Russia Denies It Is Running Out of Missiles

Southern MD missile crews perform combat launches using Iskander-M. Image – Russian MoD

The Ukrainian government says Moscow is running out of missiles. Of course, Russia says this is not true. The truth is probably somewhere in the middle.

Recently, Kyiv said Russia had sufficient missiles for two or three major attacks on its cities and infrastructure. The Russian military has around 20 percent of its pre-war stockpiles of precision-guided munitions (PGMs), according to the Ukrainian military. Kyiv said Moscow may have just 550 missiles left.

The Ukrainian government points to Russia’s purchase of Iranian-made missiles and attack drones as support for its statement. Furthermore, Moscow has repurposed S-300 and S-400 air defense missiles to attack ground targets, which would not be necessary if sufficient PGMs were available.

Russian officials say that enough missiles are available to continue the war. These officials said Russia has thousands of missiles and the ability to produce even more.

Russia’s use of PGMs in Ukraine has been very heavy. Moscow had planned for a “short victorious war.” No matter what Moscow says, it is using its available missile stockpiles at a rate far greater than planned. Russia has long had difficulties maintaining annual missile production rates, and is facing a shortage of critical components.

The figures provided by Ukraine are probably too low, but those from Russia are definitely too high. Due to the Russo-Ukrainian War, many countries are rethinking the sufficient size of a missile stockpile to sustain a modern war. In addition, missile companies might not have the production capacity to meet this potentially higher-than-anticipated battlefield usage rate.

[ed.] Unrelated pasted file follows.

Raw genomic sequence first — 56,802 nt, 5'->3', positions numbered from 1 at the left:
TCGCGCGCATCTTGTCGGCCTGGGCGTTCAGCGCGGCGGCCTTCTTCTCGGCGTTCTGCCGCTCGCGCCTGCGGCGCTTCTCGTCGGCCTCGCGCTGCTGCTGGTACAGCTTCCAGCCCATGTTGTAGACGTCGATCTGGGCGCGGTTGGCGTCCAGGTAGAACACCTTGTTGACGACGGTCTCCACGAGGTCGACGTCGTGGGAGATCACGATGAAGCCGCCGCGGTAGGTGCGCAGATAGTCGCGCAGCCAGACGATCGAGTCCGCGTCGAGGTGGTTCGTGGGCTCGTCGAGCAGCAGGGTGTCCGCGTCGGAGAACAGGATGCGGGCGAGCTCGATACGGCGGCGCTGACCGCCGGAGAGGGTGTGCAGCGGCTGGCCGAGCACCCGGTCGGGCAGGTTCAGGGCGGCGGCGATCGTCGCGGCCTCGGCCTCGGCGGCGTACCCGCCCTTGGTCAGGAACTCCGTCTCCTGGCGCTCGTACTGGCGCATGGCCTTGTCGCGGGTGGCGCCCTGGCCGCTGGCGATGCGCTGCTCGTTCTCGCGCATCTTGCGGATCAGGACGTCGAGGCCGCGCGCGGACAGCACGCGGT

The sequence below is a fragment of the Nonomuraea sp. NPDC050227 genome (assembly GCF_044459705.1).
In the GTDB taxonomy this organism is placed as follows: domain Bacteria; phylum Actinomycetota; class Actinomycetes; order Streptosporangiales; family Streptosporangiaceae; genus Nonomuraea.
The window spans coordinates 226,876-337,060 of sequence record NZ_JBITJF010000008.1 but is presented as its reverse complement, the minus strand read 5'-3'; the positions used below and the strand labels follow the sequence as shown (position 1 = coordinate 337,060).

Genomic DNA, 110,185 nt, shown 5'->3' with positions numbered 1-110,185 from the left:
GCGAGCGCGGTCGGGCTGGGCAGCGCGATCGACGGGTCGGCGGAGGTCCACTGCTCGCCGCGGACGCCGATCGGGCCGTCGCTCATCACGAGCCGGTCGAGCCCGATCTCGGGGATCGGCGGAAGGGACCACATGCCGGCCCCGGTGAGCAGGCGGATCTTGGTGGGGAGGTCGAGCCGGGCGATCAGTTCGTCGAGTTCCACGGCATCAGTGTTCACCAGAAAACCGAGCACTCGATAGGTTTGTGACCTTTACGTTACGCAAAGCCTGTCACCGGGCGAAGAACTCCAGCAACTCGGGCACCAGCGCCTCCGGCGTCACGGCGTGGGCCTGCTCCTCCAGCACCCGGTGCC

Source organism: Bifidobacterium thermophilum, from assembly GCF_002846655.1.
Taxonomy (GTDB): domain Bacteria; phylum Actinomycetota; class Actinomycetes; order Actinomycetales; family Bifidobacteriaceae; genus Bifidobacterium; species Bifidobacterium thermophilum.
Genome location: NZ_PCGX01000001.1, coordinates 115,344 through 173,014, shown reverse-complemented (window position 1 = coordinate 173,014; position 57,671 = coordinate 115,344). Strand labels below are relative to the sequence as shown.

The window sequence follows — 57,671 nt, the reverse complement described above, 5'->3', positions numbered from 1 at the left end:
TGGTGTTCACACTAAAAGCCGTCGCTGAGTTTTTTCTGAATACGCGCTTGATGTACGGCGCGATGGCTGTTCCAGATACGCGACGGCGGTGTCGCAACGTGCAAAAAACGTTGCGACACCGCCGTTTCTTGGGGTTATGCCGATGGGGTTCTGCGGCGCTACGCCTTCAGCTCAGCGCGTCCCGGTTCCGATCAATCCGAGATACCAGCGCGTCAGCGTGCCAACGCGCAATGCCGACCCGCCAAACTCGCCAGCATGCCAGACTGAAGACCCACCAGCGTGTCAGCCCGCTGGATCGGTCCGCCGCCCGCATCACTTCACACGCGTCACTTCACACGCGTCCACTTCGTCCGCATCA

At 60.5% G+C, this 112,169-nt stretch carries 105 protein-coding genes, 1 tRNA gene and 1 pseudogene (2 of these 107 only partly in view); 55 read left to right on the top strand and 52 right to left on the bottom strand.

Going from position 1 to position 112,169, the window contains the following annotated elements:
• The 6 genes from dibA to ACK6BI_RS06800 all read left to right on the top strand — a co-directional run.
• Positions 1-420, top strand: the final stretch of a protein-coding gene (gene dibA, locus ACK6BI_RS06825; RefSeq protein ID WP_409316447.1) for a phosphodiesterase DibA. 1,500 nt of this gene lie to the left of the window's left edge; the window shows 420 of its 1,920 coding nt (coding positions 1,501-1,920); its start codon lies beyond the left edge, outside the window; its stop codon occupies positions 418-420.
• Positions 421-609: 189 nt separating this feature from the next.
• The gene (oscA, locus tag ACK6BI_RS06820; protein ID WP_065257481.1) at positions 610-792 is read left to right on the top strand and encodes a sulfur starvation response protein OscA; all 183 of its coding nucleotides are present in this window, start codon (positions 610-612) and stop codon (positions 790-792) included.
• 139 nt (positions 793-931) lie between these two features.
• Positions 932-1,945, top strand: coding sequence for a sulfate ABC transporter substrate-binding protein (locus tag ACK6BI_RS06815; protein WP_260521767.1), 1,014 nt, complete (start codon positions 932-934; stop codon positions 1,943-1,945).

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About Larry Dickerson

For more than 35 years, Larry has been involved in research and analytical work for various Forecast International projects. He has contributed to the Airborne Electronics Forecast and was chief editor on the World Aerospace Weekly newsletter. Larry was directly responsible for the creation of World Weapons Review, a biweekly industry market research publication specializing in weapon systems and related material. He was the creator of Unmanned Vehicles Forecast, launched to cover the growing market for civil and military drones, and was involved in the development of the Airborne Retrofit & Modernization Forecast service. He is currently responsible for the Missile Forecast and for FI's two Unmanned Vehicles Forecast services – Airborne Systems and Land & Sea Systems.

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